System that rewards status Indians is spectacularly unfair

And things will get a whole lot worse - and costly - as more and more people are added to the list of entitled

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By Brian Giesbrecht
Senior Fellow
Frontier Centre for Public Policy

Chief Rick O’Bomsawin of Odanak, Que., is urging a House of Commons committee to pass Bill S-3, which would give First Nations women full equality with men. But much more – and much less, financially – must be done before we are all treated equally.

In 1985, tens of thousands of women were given Indian status, but S-3 would grant it to as many as two million more people. Indian status gives people many valuable tax breaks, as well as post-secondary education and supplementary health benefits that most Canadians must pay for.

Metis and non-status Indians also want admission to this exclusive club. These are very large groups.

A few years ago when the federal government opened up applications to Newfoundlanders claiming aboriginal ancestry, they were stunned by the response – the government offices were swamped with applications. Now they’re trying to find a way to stem the tide.

It’s difficult to blame these millions of people for wanting these very rich Indian status benefits. A person who can prove that an ancestor was aboriginal can have their children’s very expensive university education completely paid for, even if they are wealthy. A person with Indian status might never have to pay income tax, and they can pass this million-dollar exemption on to their descendants. Prescription drugs, eye glasses, hearing aids and other pricey items are absolutely free, simply based on having a bit of the right kind of DNA.

Most of us would jump at the chance to board this gravy train, rather than being on the list we’re on – the list of people not entitled to any of the advantages, but the people who pay for those who are on the gravy train, even if they earn more money than we do.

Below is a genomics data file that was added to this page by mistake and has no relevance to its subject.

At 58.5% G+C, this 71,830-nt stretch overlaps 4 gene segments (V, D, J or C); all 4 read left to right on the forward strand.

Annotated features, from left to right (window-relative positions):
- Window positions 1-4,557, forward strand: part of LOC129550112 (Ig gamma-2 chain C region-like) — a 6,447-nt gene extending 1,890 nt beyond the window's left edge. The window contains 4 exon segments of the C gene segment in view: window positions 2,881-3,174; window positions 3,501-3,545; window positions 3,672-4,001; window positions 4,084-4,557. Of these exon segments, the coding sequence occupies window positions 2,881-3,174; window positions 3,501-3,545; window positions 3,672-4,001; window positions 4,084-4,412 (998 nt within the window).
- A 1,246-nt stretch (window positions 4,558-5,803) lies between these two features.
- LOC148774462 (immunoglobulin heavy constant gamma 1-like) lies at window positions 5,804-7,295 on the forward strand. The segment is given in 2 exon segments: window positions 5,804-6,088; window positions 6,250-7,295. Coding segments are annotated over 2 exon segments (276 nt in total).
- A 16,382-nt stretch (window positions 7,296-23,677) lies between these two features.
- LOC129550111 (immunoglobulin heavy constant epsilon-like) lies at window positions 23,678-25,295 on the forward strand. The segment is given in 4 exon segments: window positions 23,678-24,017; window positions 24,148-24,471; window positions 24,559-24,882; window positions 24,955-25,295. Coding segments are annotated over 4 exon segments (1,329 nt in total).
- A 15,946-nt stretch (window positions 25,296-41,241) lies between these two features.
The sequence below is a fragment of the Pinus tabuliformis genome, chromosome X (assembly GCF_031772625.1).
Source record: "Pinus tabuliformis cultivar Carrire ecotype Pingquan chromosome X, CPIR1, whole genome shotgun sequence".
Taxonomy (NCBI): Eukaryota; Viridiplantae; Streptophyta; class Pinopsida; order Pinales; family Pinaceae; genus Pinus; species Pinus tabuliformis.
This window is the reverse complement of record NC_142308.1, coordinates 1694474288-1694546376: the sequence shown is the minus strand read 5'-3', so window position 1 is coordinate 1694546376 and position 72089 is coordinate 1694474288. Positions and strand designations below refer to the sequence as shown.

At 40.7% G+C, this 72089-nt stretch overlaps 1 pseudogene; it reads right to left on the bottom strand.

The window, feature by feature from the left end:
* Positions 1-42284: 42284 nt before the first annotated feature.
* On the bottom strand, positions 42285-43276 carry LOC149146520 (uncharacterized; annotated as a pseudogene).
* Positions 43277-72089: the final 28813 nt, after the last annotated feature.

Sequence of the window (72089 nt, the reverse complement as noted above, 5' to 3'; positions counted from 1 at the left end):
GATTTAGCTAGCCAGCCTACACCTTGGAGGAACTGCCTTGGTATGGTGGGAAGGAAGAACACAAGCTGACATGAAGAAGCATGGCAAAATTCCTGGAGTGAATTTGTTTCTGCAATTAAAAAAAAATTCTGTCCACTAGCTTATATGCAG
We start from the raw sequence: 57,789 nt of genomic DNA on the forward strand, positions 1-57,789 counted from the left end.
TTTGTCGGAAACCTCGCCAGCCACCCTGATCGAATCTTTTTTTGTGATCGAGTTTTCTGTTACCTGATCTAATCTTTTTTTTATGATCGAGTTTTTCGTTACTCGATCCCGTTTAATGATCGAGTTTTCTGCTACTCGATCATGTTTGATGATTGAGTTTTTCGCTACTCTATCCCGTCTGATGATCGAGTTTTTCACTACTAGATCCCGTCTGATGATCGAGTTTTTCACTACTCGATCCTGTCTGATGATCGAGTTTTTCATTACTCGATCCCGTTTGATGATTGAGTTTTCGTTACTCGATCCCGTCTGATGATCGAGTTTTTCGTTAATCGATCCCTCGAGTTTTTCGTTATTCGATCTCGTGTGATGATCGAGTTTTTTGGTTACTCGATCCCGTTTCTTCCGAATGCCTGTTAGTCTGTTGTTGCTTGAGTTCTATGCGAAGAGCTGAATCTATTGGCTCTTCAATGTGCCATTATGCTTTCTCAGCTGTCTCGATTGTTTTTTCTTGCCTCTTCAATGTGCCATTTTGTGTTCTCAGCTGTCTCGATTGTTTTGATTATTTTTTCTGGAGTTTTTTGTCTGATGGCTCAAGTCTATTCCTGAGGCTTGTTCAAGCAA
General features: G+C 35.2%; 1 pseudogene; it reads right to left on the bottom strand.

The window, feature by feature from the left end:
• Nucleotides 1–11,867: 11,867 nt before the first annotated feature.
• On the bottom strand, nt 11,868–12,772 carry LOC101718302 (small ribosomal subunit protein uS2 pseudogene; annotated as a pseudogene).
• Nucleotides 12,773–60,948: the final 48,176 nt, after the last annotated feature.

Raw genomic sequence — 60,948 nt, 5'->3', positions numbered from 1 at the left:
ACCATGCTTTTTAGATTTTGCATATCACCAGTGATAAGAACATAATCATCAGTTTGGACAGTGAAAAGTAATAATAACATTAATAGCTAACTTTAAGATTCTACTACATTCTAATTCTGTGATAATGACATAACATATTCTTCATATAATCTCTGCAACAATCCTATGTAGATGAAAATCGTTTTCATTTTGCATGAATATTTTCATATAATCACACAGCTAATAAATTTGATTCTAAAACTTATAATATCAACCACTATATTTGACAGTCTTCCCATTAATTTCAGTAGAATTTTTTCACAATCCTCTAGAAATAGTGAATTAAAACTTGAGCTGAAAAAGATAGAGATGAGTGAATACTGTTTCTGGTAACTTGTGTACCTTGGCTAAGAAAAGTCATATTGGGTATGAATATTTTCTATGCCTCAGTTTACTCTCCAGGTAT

The system is spectacularly unfair, and things are going to get a whole lot worse as more and more people are added to the list of the entitled.

John Ralston Saul argues – convincingly – that by now all Canadians are really Metis or can be considered to be so. Even those few of us who are not lucky enough to claim some aboriginal ancestry are, nevertheless, so influenced by the merging of cultures over the last 500 years that indeed we are still able to say that we’re Metis now.

So give aboriginal benefits to Metis because it will happen soon enough even if the government resists. The federal government should declare all of us Metis, and then every Canadian will be entitled to all the benefits available to status Indians.

The country will be able to afford that for about five minutes, at which time we’ll have to make a rational decision about which benefits the nation can afford to give every Canadian.

Finally, this modest proposal will mean that everyone will be treated the same. Now, that would be progress.

Brian Giesbrecht is a retired judge and a senior fellow at the Frontier Centre for Public Policy,a Winnipeg-based think-tank (www.fcpp.org).


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